But obviously there can be, Sir Iqbal: it not only happened in Britain on July 7, but in Iraq almost daily, in New York on 9/11, in Madrid on 3/11, and on and on. Your words are comforting to jittery Westerners, as are those of many other self-styled Muslim reformers. But what exactly are you doing to convince young Muslims that there can be no such justification? How would you respond to Dr. Hani Al-Siba’i‘s assertion that in Islamic law there is no concept of civilian in the Western sense — an assertion that I have seen confirmed in my own studies?
The Independent interviews the Secretary General of the Muslim Council of Britain (thanks to Sr. Soph):
Sir Iqbal says among Muslims there is still a pervasive sense of “disbelief” the bombings could have taken place at all, including among community workers who knew the culprits. The attacks, he says, were “a major eye-opener” for the community.
“Until now we knew there was this rhetoric, we knew there were pretty high emotions, but we never ever felt that would be translated into such evil and criminal actions,” he says. “Whether we were in the dark or a bit naÃ¯ve, the reality is that it happened. We have to take this situation extremely seriously.”
Sir Iqbal said many Muslims were still in denial that their neighbours had carried out the attacks – despite overwhelming evidence. “Nothing is clear about what motivated them,” he says.
Oh, Iqbal. Nothing could be clearer. Don’t expect us not to have heard of jihad — even the defensive jihad that the groups who claimed credit for the bombing invoked as their justification.
He said one theory circulating in the bombers’ community is that they were doing a dummy-run through the Tube, and explosives were put in their back packs. From his talks in Leeds he had heard that “there is some sort of video at the moment being circulated on the internet. There were various mock trials taking place – a test, people saying ‘we just want to try you out’. Then the very same people are brought in and somebody planted bombs in.”
Sir Iqbal is adamant that it is incumbent on members of the Muslim community to help the police with their investigation – and report any suspicions about other “criminals” who may be considering violent acts. But he is worried that co-operation is being hampered because law-abiding Muslims are being treated as suspects – not only by the police but by the public.
“We are all being accused and sentenced as if we are criminals,” he says. “There are innocent families who have got nothing to do with the act of criminality who have been treated as though there is some criminality in themselves.”
There’s an easy way to take care of this problem: fight the jihadists instead of the police. Then everyone will know what side you’re on.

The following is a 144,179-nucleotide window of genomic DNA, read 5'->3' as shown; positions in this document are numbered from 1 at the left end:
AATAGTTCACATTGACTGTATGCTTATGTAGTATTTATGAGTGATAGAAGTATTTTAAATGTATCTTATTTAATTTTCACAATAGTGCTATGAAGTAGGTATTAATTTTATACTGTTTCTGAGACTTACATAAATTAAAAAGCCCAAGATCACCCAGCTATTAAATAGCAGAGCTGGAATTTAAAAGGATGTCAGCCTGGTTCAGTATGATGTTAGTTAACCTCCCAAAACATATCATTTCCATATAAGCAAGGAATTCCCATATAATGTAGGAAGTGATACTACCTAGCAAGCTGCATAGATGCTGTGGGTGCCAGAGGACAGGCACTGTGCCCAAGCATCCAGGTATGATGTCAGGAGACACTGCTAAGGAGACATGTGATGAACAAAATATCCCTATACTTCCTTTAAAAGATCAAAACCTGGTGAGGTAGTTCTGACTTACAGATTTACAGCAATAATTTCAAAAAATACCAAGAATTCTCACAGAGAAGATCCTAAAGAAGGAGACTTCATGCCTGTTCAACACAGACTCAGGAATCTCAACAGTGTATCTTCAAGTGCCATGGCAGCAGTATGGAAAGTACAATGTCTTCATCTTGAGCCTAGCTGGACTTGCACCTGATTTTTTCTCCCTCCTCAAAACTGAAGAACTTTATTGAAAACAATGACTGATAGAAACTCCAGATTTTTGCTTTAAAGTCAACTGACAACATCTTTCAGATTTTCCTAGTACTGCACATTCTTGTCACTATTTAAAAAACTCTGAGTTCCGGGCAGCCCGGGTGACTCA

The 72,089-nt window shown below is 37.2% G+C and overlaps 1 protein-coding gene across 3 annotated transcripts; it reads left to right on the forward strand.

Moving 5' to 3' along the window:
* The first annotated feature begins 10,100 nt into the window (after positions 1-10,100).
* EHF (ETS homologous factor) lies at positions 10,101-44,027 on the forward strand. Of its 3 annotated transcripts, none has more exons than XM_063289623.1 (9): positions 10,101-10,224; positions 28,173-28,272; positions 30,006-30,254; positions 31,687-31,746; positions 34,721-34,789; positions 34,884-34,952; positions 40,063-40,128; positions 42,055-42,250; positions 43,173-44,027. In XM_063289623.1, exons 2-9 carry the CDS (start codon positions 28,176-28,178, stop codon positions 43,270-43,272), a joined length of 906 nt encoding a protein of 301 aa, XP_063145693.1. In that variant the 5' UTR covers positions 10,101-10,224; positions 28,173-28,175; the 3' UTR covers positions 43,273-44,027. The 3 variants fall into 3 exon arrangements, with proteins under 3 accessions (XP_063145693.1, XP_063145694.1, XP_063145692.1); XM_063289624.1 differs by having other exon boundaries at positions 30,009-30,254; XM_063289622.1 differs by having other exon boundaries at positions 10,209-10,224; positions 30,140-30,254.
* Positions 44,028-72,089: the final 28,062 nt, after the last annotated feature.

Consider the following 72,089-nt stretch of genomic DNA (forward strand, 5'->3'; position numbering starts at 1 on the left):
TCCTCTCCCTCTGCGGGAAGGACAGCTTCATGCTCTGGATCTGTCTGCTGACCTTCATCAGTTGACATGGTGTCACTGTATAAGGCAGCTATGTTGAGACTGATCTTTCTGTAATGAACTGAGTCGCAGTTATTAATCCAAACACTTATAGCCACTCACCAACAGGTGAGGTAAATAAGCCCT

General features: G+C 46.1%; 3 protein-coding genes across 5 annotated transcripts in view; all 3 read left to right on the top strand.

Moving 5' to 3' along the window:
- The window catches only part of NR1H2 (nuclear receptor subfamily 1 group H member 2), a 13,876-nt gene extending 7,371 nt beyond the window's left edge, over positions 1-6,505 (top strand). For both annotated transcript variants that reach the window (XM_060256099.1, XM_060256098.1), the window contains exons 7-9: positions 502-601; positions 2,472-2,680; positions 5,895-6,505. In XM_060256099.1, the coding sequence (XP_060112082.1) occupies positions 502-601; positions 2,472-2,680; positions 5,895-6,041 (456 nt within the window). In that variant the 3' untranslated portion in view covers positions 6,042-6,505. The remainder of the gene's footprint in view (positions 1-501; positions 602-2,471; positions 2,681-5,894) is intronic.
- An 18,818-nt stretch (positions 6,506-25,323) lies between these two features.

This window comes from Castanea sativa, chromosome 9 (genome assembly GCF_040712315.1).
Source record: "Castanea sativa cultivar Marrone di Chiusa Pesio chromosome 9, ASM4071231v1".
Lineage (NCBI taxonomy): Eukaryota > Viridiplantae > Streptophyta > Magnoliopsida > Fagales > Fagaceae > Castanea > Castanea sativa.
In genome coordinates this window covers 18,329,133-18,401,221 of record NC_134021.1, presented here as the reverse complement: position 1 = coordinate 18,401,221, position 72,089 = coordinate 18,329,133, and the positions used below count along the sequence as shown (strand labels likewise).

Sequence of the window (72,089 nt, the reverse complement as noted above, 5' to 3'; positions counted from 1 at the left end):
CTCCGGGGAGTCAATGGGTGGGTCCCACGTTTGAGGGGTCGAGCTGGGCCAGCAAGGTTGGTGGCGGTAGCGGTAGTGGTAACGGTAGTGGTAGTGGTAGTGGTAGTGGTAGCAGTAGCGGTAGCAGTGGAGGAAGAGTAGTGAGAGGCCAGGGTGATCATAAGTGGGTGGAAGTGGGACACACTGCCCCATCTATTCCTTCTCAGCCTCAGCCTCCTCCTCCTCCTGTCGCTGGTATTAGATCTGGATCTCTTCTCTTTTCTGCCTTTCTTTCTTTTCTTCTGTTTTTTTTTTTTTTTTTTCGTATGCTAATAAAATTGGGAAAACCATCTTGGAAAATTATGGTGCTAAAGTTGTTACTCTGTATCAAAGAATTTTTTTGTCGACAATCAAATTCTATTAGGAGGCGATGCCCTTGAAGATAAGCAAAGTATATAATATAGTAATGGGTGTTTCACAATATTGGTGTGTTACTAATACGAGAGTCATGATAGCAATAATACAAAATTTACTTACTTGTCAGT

Sir Iqbal believes Muslim leaders must now do more to foster good relations with the authorities, perhaps through a “third party” mechanism for reporting suspicions, which can then be passed on.
To help build trust, Sir Iqbal convened a caucus of 100 leading Islamic scholars and imams, from throughout the UK on Friday evening to issue a statement unequivocally condemning the attacks. The gathering, the first of its kind since the fatwa was issued against Salman Rushdie, issued a clear message that bombing attacks on civilians does not lead to martyrdom.
The message to the community was clear: “The pursuit of justice for the victims of last week’s attacks is an obligation under the faith of Islam.”
But there remained a niggling ambiguity, after the press conference, about whether the imams equally condemned British Muslims who mount suicide attacks in Israel or Iraq. After a number of questions, Sir Iqbal issues the clarification that seemed to have been missing before: “The position as far as the council is concerned in terms of any innocents wherever they are in any part of the world – there can never, ever be justification of killing civilians, full stop.”
But who exactly is innocent? Who exactly is a civilian? Iqbal, you need to do some more clarifying.
Some Muslims have suggested that Israeli adults can be considered combatants as they may be on a military reserve list. Is he prepared to distance himself from this view? “Israeli innocent civilians are in exactly the same category as innocent Palestinians, as innocent Britishers. They are innocent civilians,” he says, without hesitation.
This is not enough. It still allows room for a very narrow definition of what constitutes an “innocent civilian.” Please define “innocent civilian.”
Sir Iqbal insists that British Muslim scholars have taken a lead in condemning suicide attacks. But he reveals that in the behind-the-scenes discussions before the statement was issued on Friday a distinction was drawn by some between military targets and civilian targets in the Middle East.
“I will tell you where the confusion gets into it. Where there is a war. Where there are soldiers, they try to kill the soldiers.” Then he adds, with a hint of frustration: “These sorts of explanations will get us nowhere. What is needed is to bring an end to this crisis.”
Sir Iqbal acknowledges that Britain’s backing for President George Bush over the Iraq war and lack of action over the conflict in Palestine is fuelling frustration among young Muslim men. The task is to channel anger into legitimate forms of protest, including the ballot box. He wants mosques to inform people about the means of legitimate protest to steer them away from violence.
“There are people who are really opposing the Iraq war – more Britishers than anybody else,” he says. “How do they go about it? They don’t go about it with bombings. They went into the streets, they went into letter writing, this is what we have been trying to say.”
There is no room for diplomacy on one issue, however. “If someone is inciting someone to commit acts of terror,” he says, “it is a crime.”